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Thursday, July 12, 2018

Protect Your Assets with Insurance- Part 1

Every day, people are exposed to risks which can cause a financial loss. Accidents, property damage, illness, disability, and even death are risks they need to consider. Without a risk management plan, people often have to go into debt or use funds set aside for other financial goals in the event of a financial loss. Below are four insurance recommendations:
  • Insure Against Large Potential Losses- Purchase insurance for large financial risks that could deplete your savings or future earnings. This includes at least $300,000 ($500,000 is better) of liability coverage on property insurance policies to cover the risk of court judgments resulting from an accident at your home or with your car and disability insurance to protect against the loss of income due to illness or injury.
  • Consider Life Insurance- Purchase life insurance if you have dependents who would suffer financially if you died. Another good candidate for life insurance is a young adult without dependents whose parents co-signed private student loans which are not forgiven in the event of death. An online life insurance calculator or worksheet can be used to determine the amount of life insurance coverage that is needed.
  • Protect Real and Personal Property- Purchase property insurance with a replacement cost rider on personal property to replace items at their current cost up to the policy limit. Otherwise, only the actual cash value after depreciation will be reimbursed in the event of a loss.
  • Build Relationships- Establish an ongoing relationship with one or more insurance professionals who can provide a periodic review of coverage and information about available cost-saving options such as discounts for military service and short commutes and “bundling” of auto and homeowners insurance.

Thursday, July 5, 2018

Miscellaneous Nuggets from a Professional Conference (AAFCS)


I recently attended the annual conference of the American Association of Family and Consumer Sciences. Below are some ideas that resonated with me from this meeting:

  • People often learn from stories. When you hear others’ stories, you realize that they are human just like you.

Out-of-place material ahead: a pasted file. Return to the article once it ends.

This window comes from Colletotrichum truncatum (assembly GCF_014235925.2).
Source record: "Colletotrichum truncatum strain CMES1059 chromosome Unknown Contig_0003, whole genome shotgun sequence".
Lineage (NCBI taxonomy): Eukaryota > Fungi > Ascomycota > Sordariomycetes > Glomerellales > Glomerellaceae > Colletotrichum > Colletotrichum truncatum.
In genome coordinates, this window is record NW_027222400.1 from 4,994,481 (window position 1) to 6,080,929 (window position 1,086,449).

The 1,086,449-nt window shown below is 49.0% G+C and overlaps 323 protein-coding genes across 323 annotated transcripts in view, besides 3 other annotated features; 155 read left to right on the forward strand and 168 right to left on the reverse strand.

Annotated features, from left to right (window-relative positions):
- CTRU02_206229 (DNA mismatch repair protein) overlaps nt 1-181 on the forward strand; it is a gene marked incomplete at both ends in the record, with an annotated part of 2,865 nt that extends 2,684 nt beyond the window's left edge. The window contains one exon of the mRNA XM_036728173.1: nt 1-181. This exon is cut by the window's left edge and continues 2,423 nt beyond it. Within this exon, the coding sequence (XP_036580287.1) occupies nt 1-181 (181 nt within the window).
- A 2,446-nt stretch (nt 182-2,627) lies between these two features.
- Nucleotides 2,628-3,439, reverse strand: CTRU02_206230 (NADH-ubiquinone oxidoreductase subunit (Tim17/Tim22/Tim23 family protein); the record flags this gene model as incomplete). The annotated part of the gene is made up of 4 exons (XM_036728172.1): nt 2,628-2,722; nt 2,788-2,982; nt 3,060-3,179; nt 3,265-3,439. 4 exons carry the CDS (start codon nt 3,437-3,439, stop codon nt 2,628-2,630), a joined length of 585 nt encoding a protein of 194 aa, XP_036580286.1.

• There are 300,000 items in an average American home and 10% of Americans rent offsite storage space.
     
  • Some digital assets are under a user license that expires at the time of a user’s death.
     
  • People can identify their own financial “rules of thumb” instead of using established ones (e.g., 3 to 6 months of savings for emergencies).
     
  • When doing strategic planning, people should use the SOAR (Strengths, Opportunities Aspirations, Results) method instead of SWOT (Strengths, Weaknesses, Opportunities, Threats) for a more positive focus.
     
  • A good activity to use for financial education classes is “Six Word Story” (summarize a topic with a photo or graphic image and exactly six words).
     
  • Workers need social and emotional intelligence to succeed at their jobs. Employees are often hired for their “hard skills” (e.g., subject matter knowledge) and fired for a lack of “soft skills” (e.g., working in teams).
     
  • People need to understand the emotions and previous life experiences that drive their financial decisions.

Thursday, June 28, 2018

Money Talk: A Financial Guide for Women


These words above were uttered by one of America’s most prominent women’s rights leaders 110 years ago.  Yet they are as appropriate today as they were during the late 19th century.  For a variety of reasons, some women have not had experience making financial and/or investment decisions. For men and women alike, financial knowledge and economic self-sufficiency are important life skills to develop.

Lack of financial savvy can put women (and men) at a substantial disadvantage.  Statistics say it is only a matter of time before 85% to 90% of women will be on their own financially.  Some will never marry, some will see their marriages end in divorce, and many will outlive their husbands. Women also have lower average earnings than men, more gaps in their employment history due to child rearing and/or care of elderly parents, and more severe impacts resulting from life events like widowhood and divorce.

The 192-page workbook Money Talk: A Financial Guide For Women was developed to teach basic financial topics with an emphasis on women’s unique financial needs. There are five chapters: Financial Basics, Insurance Basics, Investing Basics, Investing for Retirement, and Planning for Future Life Events. The book is available for free downloading online or print copies can be purchased from the publisher.